The global body that regulates shipping has ignored the Paris Agreement by proposing a climate plan that will see emissions from ships grow for several decades, said clean transport campaigner European Federation for Transport and Environment (T&E) on Friday (30 October).
It called on the EU to set its own shipping standards as part of the European Green Deal in order to bypass the ‘ineffective’ International Maritime Organisation (IMO).
It has been 23 years since the Kyoto protocol assigned responsibility for climate-changing emissions from ships to the IMO, yet progress has been painfully slow, according to T&E.
Earlier in October, the IMO’s group on reducing greenhouse gas emissions discussed a very weak proposal aimed at reducing the carbon intensity of international shipping by 40% by 2030, compared to 2008.
Yet the proposal was watered down by the group, whose recommendations are expected to be adopted by IMO’s environment committee (Marine Environment Protection Committee) which meets for its 75th session 16-20 November.
If adopted, emissions from ships will not be capped this decade, let alone reduced; there will be no enforcement mechanisms; and there will be loopholes which will allow ships to escape penalties for non-compliance.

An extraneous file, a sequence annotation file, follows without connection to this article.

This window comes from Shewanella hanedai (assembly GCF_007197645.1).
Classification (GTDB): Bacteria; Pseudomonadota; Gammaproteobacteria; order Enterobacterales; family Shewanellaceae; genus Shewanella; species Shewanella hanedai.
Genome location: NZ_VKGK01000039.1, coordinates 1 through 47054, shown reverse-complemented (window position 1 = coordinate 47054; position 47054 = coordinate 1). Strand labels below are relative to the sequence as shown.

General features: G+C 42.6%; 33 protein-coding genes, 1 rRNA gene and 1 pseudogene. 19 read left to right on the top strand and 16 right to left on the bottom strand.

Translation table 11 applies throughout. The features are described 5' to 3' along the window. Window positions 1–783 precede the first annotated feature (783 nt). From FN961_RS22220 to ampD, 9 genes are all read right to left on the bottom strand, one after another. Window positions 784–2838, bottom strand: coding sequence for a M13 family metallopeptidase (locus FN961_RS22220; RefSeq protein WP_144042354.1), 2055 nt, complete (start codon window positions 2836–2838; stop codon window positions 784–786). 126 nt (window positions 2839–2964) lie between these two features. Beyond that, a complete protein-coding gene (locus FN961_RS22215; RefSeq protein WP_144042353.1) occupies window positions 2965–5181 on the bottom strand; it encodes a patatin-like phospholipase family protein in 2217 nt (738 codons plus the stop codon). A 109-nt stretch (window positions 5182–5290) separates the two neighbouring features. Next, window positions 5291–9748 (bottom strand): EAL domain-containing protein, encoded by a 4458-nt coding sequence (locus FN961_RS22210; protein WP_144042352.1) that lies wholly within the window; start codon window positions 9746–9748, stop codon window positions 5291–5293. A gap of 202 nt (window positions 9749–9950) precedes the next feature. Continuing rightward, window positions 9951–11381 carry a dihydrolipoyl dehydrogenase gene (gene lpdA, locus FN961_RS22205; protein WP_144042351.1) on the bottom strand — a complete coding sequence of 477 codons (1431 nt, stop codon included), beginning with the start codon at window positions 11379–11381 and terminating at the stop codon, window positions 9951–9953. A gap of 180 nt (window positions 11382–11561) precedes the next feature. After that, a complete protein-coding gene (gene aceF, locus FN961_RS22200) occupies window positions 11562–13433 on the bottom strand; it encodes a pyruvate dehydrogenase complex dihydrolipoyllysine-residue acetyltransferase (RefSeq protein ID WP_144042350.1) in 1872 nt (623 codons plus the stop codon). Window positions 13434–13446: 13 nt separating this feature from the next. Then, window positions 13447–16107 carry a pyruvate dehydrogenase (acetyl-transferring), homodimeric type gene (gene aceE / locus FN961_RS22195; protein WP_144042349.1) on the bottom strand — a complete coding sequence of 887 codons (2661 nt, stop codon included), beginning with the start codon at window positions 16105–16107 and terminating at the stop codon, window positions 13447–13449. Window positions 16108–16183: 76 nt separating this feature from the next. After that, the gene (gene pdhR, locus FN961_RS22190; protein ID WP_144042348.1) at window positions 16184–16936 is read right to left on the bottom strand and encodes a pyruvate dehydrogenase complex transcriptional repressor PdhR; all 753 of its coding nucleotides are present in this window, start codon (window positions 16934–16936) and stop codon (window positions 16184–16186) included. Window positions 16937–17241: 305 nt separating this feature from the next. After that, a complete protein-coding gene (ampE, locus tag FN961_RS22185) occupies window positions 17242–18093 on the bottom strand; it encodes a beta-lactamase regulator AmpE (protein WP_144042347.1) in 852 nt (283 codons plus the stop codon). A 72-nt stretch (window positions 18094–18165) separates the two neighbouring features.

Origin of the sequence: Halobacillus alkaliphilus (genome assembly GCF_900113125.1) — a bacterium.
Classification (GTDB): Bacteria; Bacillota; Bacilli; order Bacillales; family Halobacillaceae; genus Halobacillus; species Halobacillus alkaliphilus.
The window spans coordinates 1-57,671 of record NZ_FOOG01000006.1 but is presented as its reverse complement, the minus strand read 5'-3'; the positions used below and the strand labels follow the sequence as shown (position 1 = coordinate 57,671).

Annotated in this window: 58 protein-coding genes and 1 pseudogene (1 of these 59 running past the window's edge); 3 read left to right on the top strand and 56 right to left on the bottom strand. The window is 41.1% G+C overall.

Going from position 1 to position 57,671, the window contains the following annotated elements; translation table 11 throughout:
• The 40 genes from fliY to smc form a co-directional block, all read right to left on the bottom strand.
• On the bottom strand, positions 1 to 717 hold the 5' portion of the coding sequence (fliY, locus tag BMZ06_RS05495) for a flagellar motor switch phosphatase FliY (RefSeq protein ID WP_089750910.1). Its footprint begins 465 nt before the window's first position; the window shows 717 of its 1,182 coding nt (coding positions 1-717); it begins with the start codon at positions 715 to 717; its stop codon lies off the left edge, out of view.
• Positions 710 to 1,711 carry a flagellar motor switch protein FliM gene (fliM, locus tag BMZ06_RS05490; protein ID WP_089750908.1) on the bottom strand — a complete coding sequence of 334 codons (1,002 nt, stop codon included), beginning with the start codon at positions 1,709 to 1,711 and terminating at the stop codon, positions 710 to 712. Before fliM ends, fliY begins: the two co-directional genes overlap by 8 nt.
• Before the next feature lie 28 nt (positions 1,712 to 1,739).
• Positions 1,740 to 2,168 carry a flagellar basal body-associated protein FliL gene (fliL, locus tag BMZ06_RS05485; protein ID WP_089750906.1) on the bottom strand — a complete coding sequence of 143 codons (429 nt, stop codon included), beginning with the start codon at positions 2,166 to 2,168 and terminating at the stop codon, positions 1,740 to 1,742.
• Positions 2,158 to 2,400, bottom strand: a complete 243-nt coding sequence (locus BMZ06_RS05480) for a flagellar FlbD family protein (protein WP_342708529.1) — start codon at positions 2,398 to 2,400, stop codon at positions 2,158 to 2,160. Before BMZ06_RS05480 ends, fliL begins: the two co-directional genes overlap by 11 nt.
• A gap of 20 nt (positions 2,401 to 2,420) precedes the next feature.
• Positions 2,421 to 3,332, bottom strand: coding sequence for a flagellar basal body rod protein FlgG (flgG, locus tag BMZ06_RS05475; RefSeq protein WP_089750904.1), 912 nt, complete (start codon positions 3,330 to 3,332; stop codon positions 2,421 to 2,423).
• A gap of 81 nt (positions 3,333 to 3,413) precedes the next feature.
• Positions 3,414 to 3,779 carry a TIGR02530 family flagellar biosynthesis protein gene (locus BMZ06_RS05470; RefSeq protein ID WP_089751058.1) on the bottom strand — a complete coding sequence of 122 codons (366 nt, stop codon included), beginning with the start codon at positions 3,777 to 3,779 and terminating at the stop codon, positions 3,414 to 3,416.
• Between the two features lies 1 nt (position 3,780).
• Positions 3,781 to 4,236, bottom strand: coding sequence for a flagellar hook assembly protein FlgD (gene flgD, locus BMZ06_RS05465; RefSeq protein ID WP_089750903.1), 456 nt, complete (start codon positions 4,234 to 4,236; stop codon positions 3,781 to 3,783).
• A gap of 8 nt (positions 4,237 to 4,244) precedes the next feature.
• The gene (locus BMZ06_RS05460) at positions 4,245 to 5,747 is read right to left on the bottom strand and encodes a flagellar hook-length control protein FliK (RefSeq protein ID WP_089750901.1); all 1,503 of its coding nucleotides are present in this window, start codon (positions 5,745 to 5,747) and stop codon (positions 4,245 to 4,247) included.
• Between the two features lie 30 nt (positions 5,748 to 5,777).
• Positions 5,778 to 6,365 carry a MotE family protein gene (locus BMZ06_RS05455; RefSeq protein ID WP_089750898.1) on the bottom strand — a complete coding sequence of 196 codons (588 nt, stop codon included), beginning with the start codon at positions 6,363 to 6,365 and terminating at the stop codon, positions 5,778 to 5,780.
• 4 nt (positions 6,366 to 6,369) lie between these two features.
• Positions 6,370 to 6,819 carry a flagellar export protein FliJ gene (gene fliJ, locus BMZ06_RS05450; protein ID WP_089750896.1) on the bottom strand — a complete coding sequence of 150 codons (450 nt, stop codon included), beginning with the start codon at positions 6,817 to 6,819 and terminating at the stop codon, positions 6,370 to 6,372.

Even under the best-case scenario, the proposal will see emissions rise nearly 15% on the industry’s 2008 baseline; the proposed 40% reduction would itself fall a long way short of the Paris accord’s commitment to limiting global warming to 1.5/2 Celsius by 2100.
“The IMO has proved once again that it is completely ineffective in tackling shipping’s climate impact,” said T&E’s shipping programme director, Faig Abbasov.
“Governments have ridden roughshod over the Paris accord by agreeing a measure that will see ship emissions grow for decades to come. EU countries must now work through the European Green Deal to fill the gap left by the IMO.”
Because of poor progress made by the IMO between 1997 and 2015, the Paris climate accord mandated countries to address shipping at national and regional levels as part of their economy-wide climate plans.
National governments have been reluctant to take action while IMO efforts were continuing, but the Clean Shipping Coalition, which includes T&E, says the latest poor outcome from the IMO indicates it is time for more localised action.
“In pursuing this outcome at the IMO, many countries have knowingly broken their Paris agreement commitment to pursue a 1.5/2C compatible emissions reduction,” said John Maggs, president of the Clean Shipping Coalition which has observer status at the IMO.
“We urge all countries to reconsider their support for the decision ahead of MEPC75 and reject it, unless it can be fundamentally strengthened.”
The proposal likely to be adopted will fail to reduce emissions before 2023, will not cause emissions to peak emissions at the earliest opportunity, and will not set ship CO2 emissions on a pathway consistent with the Paris agreement goals. In those three ways, it waters down the IMO’s initial greenhouse gas strategy.
Abbasov added: “We cannot tell the public that progress is being made when their representatives come to the IMO just to thwart CO2 regulation to protect short-term profits, rather than protecting their own citizens from the escalating impacts of the climate crisis.”
Photo credit: International Maritime Organisation
Published: 30 October, 2020
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